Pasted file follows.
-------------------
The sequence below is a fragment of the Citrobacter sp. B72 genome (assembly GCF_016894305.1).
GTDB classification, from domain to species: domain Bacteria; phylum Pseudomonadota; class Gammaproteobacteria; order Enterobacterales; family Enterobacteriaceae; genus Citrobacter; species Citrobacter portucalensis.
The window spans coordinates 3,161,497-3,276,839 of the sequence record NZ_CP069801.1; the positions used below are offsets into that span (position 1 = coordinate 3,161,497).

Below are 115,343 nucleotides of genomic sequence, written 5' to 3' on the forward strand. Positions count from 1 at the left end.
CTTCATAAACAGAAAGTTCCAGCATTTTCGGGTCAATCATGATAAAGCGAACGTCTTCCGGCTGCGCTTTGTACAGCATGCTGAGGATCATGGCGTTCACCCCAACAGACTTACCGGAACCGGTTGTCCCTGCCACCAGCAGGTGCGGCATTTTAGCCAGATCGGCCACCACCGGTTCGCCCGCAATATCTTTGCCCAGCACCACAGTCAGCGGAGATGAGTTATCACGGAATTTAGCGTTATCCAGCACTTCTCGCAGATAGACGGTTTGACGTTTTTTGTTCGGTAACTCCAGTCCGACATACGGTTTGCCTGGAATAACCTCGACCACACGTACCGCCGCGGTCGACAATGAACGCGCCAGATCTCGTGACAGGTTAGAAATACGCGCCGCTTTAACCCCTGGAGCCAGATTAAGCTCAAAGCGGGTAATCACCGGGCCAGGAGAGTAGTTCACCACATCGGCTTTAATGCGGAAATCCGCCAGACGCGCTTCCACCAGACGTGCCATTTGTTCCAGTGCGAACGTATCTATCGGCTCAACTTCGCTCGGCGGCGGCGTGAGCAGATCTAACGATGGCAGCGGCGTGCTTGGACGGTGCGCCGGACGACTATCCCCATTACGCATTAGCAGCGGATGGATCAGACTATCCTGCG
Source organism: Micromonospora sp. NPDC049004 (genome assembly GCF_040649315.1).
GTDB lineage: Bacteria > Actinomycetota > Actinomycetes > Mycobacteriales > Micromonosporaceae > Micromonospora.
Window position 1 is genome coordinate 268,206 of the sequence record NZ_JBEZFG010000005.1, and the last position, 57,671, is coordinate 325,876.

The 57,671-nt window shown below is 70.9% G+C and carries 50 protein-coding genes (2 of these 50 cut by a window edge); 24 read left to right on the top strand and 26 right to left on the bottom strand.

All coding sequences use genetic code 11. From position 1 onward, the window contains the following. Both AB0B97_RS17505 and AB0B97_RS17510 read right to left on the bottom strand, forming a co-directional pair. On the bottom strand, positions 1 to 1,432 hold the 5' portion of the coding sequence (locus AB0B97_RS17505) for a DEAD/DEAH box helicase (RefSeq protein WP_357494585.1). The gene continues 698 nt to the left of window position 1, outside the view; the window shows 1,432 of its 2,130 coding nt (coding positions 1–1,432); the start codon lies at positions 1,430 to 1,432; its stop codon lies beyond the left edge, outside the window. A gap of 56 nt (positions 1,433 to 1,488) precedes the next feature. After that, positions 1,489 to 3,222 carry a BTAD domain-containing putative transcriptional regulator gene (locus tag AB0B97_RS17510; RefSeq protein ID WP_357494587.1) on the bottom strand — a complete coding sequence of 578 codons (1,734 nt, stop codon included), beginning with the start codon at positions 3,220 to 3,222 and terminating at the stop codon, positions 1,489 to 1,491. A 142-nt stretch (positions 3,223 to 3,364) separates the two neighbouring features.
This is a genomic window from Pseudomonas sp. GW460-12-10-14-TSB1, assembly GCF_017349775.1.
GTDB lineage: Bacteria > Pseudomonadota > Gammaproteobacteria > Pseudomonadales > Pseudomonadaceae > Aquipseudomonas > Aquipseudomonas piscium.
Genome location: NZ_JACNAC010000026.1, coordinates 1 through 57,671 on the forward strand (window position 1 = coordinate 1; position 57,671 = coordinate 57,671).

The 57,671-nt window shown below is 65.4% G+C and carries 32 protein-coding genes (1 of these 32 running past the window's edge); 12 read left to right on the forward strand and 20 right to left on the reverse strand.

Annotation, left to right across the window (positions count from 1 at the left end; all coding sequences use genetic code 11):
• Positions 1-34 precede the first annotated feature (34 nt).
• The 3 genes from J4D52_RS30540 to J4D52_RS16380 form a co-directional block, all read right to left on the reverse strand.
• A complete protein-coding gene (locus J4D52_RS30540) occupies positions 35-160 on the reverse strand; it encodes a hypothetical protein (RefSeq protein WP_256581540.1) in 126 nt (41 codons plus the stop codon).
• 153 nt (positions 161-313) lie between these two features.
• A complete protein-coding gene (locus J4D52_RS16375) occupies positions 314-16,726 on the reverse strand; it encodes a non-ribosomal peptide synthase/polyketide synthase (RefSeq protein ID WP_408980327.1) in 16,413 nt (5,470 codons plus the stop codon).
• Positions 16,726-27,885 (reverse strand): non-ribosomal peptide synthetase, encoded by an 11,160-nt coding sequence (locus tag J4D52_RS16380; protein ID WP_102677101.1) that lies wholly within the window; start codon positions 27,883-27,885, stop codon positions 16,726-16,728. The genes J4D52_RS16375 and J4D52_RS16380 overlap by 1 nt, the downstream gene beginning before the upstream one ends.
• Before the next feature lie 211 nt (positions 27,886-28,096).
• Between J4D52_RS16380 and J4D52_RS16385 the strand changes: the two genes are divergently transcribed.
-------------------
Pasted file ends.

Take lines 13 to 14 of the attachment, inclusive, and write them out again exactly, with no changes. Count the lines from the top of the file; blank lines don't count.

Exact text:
Genome location: NZ_JACNAC010000026.1, coordinates 1 through 57,671 on the forward strand (window position 1 = coordinate 1; position 57,671 = coordinate 57,671).

The 57,671-nt window shown below is 65.4% G+C and carries 32 protein-coding genes (1 of these 32 running past the window's edge); 12 read left to right on the forward strand and 20 right to left on the reverse strand.